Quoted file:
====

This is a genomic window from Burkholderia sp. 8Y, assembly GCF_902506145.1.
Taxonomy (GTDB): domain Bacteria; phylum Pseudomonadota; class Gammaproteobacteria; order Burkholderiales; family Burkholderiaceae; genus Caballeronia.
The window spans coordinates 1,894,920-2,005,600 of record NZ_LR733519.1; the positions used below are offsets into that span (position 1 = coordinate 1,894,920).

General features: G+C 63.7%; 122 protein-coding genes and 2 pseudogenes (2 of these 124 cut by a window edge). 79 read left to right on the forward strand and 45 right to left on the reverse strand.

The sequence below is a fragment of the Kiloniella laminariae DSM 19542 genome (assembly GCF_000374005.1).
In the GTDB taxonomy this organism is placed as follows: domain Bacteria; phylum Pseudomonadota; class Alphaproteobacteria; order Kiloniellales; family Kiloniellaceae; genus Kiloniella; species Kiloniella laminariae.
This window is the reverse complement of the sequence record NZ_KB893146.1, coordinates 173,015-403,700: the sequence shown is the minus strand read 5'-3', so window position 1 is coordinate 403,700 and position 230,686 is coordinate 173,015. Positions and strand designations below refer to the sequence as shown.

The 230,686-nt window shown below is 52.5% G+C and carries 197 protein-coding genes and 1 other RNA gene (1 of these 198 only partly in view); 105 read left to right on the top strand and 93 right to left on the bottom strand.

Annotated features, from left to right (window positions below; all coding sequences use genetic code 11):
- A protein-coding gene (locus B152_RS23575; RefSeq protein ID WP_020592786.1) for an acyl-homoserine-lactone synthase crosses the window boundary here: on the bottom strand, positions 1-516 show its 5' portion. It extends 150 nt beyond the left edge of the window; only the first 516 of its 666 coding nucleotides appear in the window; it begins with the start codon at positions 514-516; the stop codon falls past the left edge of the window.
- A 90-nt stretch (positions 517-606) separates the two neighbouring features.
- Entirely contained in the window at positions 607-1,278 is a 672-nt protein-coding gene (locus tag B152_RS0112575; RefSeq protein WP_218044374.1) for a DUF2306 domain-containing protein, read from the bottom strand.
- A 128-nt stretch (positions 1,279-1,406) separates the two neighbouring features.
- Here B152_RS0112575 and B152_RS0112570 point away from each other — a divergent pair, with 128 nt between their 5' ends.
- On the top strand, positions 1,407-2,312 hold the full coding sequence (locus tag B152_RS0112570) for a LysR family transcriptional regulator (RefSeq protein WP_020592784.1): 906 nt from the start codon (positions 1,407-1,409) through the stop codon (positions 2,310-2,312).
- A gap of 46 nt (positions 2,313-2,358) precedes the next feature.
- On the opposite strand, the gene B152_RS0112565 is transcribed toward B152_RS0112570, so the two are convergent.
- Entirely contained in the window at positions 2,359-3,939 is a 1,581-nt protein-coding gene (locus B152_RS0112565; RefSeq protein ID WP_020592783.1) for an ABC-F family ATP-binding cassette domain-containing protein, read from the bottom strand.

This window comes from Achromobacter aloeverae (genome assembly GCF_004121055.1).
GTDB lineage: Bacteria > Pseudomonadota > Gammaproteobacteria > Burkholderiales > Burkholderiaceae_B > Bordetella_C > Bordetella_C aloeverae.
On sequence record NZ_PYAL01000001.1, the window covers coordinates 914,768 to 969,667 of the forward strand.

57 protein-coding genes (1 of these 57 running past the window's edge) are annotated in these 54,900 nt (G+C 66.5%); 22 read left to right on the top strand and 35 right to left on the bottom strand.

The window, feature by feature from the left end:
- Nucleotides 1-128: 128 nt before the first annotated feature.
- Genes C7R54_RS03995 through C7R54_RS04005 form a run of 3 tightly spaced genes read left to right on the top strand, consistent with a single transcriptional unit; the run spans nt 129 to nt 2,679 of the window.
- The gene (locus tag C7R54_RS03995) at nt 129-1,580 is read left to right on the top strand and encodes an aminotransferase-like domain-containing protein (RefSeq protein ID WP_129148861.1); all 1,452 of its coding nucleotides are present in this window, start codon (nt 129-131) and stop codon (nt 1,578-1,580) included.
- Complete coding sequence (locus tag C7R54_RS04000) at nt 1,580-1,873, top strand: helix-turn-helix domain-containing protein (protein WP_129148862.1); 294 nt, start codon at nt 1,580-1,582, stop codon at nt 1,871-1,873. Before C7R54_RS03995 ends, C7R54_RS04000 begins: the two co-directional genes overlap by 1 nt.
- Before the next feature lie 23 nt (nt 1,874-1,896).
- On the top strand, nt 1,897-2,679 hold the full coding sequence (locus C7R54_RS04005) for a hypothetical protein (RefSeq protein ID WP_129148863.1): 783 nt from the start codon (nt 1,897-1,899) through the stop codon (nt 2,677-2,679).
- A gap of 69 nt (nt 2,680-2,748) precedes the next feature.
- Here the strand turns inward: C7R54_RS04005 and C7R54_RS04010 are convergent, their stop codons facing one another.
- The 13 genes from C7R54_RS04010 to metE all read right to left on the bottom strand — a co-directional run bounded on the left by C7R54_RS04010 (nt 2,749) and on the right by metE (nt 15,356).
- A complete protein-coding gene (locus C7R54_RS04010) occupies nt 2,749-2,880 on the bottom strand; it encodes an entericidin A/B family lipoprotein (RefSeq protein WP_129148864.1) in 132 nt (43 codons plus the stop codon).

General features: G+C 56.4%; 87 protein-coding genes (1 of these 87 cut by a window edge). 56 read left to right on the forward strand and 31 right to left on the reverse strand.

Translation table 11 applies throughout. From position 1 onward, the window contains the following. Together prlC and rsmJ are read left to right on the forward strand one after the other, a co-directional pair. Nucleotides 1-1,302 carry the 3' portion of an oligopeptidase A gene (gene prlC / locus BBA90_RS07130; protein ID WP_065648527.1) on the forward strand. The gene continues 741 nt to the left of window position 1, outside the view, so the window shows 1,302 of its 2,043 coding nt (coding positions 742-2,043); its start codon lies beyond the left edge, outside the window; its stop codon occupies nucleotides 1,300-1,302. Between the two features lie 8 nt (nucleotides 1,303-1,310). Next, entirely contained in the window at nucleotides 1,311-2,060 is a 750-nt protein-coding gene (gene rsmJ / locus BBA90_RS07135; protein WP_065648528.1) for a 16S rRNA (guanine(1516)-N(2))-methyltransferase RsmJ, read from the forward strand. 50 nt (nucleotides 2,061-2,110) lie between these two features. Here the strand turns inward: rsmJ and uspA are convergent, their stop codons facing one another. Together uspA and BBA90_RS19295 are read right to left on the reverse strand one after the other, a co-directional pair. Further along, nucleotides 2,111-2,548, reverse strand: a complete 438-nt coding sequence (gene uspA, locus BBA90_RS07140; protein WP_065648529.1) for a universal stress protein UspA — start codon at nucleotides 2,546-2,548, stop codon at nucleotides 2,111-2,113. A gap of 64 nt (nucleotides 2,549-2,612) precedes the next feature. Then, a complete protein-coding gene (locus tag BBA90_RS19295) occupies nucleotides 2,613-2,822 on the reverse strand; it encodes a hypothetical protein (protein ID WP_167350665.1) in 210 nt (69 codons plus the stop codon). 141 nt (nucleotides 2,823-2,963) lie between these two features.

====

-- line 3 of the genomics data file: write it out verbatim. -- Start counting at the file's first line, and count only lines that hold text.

The window spans coordinates 1,894,920-2,005,600 of record NZ_LR733519.1; the positions used below are offsets into that span (position 1 = coordinate 1,894,920).